Microsoft announced Project Corsica this week as the culmination of work around its Zipline compression standard. During the Microsoft OCP 2019 Keynote on Denali and Project Zipline, the company showed that its Zipline compression standard is extremely efficient. It also mentioned that it was working with the industry to get not just the software compression side more utilized, but also opening the Verilog RTL implementation for hardware offload of the work.
Microsoft Project Zipline
Microsoft’s rationale for Project Zipline is easy to understand. Zipline provides compression and encryption to both make file sizes smaller as well as keep data at rest encrypted.
For a service like Microsoft Azure, reducing stored data by several percent means millions in cost savings. Likewise, freeing up CPUs from doing that compression and encryption work can have an enormous impact on operating costs. Since OCP Summit 2019, the company has been pushing hard to gain traction from the hardware community. Now, we have a Zipline ASIC.
Project Corsica a New Zipline ASIC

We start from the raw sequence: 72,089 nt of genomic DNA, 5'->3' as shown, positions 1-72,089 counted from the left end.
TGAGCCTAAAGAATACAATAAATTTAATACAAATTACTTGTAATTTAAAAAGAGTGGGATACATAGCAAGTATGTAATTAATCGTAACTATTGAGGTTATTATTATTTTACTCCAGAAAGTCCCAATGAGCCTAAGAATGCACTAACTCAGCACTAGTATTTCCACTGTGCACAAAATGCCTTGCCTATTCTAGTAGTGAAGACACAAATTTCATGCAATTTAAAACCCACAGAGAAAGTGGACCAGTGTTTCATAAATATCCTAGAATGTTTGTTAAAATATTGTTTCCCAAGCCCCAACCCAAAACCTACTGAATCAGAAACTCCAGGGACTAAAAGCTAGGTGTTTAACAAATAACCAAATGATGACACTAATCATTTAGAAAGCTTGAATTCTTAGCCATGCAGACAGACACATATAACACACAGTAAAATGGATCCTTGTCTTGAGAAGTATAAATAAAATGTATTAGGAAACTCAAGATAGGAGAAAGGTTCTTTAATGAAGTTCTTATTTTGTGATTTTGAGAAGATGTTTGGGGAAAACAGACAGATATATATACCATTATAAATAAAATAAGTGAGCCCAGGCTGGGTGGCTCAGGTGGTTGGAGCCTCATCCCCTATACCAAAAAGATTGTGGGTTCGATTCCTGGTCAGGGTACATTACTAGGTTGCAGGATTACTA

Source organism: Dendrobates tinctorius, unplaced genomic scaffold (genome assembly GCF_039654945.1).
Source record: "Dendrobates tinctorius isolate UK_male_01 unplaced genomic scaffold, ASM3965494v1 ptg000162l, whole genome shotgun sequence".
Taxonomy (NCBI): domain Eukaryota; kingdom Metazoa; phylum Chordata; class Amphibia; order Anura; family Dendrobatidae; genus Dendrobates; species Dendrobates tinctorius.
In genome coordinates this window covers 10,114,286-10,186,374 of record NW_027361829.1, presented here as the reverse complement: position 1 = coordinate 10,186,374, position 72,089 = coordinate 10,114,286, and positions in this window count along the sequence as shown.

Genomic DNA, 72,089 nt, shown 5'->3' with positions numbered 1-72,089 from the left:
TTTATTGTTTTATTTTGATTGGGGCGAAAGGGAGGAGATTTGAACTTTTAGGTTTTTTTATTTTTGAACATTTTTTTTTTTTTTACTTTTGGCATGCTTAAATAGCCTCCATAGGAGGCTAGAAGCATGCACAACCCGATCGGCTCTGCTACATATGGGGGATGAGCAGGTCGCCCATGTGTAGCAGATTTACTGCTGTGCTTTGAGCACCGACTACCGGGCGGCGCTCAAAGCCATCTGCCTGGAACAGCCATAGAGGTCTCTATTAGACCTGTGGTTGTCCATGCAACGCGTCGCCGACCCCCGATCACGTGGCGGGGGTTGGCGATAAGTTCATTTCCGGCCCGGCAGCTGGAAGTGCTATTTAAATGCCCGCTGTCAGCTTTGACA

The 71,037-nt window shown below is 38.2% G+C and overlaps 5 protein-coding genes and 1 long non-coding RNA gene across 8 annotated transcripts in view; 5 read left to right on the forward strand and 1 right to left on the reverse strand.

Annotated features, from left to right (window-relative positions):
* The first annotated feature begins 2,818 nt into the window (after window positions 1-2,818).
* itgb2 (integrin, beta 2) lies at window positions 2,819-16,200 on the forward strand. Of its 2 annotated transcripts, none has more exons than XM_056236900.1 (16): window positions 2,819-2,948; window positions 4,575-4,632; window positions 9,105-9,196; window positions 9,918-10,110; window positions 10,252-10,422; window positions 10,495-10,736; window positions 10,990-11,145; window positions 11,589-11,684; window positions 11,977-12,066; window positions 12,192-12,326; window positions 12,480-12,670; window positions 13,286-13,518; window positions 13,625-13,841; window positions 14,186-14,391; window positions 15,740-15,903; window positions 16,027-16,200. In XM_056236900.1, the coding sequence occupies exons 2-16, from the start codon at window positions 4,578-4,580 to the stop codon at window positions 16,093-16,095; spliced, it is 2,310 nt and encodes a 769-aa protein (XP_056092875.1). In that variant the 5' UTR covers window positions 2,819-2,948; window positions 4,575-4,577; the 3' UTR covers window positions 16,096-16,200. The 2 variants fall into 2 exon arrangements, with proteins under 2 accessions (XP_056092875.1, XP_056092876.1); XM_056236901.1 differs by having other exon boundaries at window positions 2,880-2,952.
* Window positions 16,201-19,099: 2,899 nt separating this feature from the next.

A joint project between Broadcom and Microsoft, Project Corsica takes the project’s logic and turns it into an ASIC capable of handling 100Gbps of encryption/ compression.
The ASIC is found on a relatively simple PCIe x16 card (required at Gen3 speeds for 100Gbps) showing why such an approach can yield huge benefits. The companies claim that the ASIC is 15-25 times faster than doing the same work on a CPU leading to substantially lower latency.
Microsoft opened the work here, putting Zipline on Github. It is recruiting its hardware and CPU vendors such as Intel, AMD, Ampere, Marvell, Mellanox, and Broadcom to support the new standard. For others in the industry, this space is worth watching. If Microsoft can get its hardware partners to provide support, Zipline may become a defacto standard from the cloud to the IoT edge in a few years.